Until now, in our section dedicated to plans, we had visited Bilbao and other places in Bizkaia, Vitoria and even the Picos de Europa. But we had not yet dedicated a post to one of the great jewels of the Basque Country, San Sebastián, the Bella Easo. In today’s post I am taking you on a tour of this wonderful city that is the star of major events such as the International Film Festival, the Jazz Festival or the La Concha Flag. But above all, famous for its landscapes and its gastronomy.
We begin our tour at the neo-Gothic Cathedral of Buen Pastor, in the center of the city. If we move forward we can see, in the distance, Nuestra Señora del Coro, but for now we turn to the left, towards La Concha beach. Full of bathers on summer afternoons. The Paseo Marítimo with its hotels and palaces such as the classic London Hotel (and many others that have opened in recent years), the famous La Perla spa building (former Royal Bath House) or the Palacio Miramar.
Opposite stands out the Isla de Santa Clara and to its left Monte Igueldo with its funicular and that amusement park that takes you into another era. Do not stop riding on the Montaña Suiza, the oldest in the world built in steel still in operation. That tickle in the stomach when falling into the sea on one of the descents is priceless! And below, just at the end of the Ondarreta Beach promenade, the famous sculpture El Peine del Viento by Eduardo Chillida.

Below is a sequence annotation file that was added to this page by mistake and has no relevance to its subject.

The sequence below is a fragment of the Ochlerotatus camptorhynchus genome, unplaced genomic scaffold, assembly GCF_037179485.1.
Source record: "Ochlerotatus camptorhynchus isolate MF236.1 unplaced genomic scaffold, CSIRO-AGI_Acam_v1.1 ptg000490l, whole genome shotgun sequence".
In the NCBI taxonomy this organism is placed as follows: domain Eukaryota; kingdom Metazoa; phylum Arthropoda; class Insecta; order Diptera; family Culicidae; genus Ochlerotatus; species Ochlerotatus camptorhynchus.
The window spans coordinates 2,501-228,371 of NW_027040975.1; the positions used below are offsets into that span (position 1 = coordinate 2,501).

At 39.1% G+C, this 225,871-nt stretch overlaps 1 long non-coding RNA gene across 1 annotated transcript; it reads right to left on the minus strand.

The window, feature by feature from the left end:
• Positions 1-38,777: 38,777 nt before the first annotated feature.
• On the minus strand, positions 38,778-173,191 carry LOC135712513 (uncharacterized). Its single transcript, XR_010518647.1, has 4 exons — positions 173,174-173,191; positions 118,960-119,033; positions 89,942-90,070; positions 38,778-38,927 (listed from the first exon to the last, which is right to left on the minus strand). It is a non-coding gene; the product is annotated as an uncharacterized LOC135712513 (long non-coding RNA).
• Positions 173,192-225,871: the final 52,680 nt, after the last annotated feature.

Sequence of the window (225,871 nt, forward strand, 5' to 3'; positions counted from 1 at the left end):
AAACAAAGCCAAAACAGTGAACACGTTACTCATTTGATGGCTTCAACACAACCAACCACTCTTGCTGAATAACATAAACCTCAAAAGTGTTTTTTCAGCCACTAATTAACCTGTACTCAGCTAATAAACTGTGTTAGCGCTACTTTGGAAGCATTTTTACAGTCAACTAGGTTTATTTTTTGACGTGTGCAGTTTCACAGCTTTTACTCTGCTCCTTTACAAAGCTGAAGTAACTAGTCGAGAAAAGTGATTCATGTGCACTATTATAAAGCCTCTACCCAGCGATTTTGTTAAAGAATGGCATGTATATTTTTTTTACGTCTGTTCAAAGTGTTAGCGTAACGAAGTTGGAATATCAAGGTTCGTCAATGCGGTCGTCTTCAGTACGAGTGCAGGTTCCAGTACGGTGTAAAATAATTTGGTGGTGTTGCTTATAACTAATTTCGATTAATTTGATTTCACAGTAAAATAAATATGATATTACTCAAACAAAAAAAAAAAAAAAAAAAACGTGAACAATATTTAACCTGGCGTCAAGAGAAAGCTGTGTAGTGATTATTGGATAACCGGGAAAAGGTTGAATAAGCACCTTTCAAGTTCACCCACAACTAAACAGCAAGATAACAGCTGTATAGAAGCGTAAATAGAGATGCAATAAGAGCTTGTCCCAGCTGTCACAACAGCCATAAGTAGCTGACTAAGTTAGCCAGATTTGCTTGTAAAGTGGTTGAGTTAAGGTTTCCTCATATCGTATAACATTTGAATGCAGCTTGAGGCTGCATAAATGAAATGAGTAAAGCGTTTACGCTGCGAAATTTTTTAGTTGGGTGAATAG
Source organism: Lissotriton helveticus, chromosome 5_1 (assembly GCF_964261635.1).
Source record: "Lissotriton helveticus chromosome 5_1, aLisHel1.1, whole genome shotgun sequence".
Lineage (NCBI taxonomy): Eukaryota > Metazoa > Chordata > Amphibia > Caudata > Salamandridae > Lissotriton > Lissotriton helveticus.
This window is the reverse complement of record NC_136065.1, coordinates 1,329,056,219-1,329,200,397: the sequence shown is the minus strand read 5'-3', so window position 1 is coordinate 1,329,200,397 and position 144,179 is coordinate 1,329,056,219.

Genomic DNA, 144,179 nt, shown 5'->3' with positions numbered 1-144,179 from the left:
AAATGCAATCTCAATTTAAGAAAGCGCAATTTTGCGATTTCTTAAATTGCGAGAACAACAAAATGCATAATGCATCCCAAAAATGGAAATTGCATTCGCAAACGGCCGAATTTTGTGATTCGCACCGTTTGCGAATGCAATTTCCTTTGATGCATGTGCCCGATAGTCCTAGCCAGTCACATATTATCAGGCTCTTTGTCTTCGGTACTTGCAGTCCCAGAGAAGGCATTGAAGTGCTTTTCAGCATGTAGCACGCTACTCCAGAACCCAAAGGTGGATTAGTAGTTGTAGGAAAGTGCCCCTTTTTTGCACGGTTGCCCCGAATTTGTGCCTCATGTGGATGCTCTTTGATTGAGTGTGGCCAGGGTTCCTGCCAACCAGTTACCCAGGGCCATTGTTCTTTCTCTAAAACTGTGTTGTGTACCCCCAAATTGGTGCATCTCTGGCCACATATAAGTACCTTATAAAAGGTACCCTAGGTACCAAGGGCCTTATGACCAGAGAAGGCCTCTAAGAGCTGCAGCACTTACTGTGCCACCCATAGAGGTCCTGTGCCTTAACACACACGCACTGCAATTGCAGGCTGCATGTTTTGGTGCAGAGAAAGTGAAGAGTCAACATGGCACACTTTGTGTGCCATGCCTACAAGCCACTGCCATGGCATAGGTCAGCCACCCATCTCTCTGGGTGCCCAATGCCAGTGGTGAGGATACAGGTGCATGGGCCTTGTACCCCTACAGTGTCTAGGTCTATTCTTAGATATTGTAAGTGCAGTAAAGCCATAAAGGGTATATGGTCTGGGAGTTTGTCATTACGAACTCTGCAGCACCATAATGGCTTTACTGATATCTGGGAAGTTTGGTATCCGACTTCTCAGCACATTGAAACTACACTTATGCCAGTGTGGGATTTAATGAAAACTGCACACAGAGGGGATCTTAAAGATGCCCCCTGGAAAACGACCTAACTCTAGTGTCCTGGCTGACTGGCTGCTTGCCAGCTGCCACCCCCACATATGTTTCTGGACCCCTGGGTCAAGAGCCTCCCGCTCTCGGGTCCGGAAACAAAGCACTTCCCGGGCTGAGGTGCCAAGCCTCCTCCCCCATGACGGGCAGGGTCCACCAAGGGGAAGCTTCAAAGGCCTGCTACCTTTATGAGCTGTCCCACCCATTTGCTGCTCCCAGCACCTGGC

We return to the port side passing through the Alderdi Eder park and the City Hall building (former Casino de San Sebastián) where one cannot avoid stopping at the horse carousel. And we enter the small fishing port of the city where there are hardly any traces of that life of the “arrantzales” or fishermen, with the brotherhoods and the old fish markets.
From there we enter the Old Town, Parte Vieja, which was the old walled city, famous for its narrow streets full of bars always full of people and pintxos. We come back to the Basilica de Nuestra Señora del Coro (patron saint of San Sebastián) and in the center of that grid –more or less perfect–, the Plaza de la Constitución with its numbered balconies for the bullfighting festivals. For lovers of Gothic architecture, right next door stands out the Iglesia de San Vicente, from the 16th century. And from La Brecha market, whose name recalls the 1813 siege, we go out to Paseo del Boulevard.
Before crossing the Urumea River, an unavoidable stop: the Teatro Victoria Eugenia and the Hotel María Cristina, inaugurated in 1912. Both buildings are a reflection of the “Belle Époque” of San Sebastian, that golden age that the city experienced at the end of the 19th century and the beginning of the next century.
And now yes, if you are not tired yet you can cross the river and visit the modern Kursaal and Zurriola Beach and many other charms that the Gros neighborhood hides.
For more information, you can consult the San Sebastian Tourism website.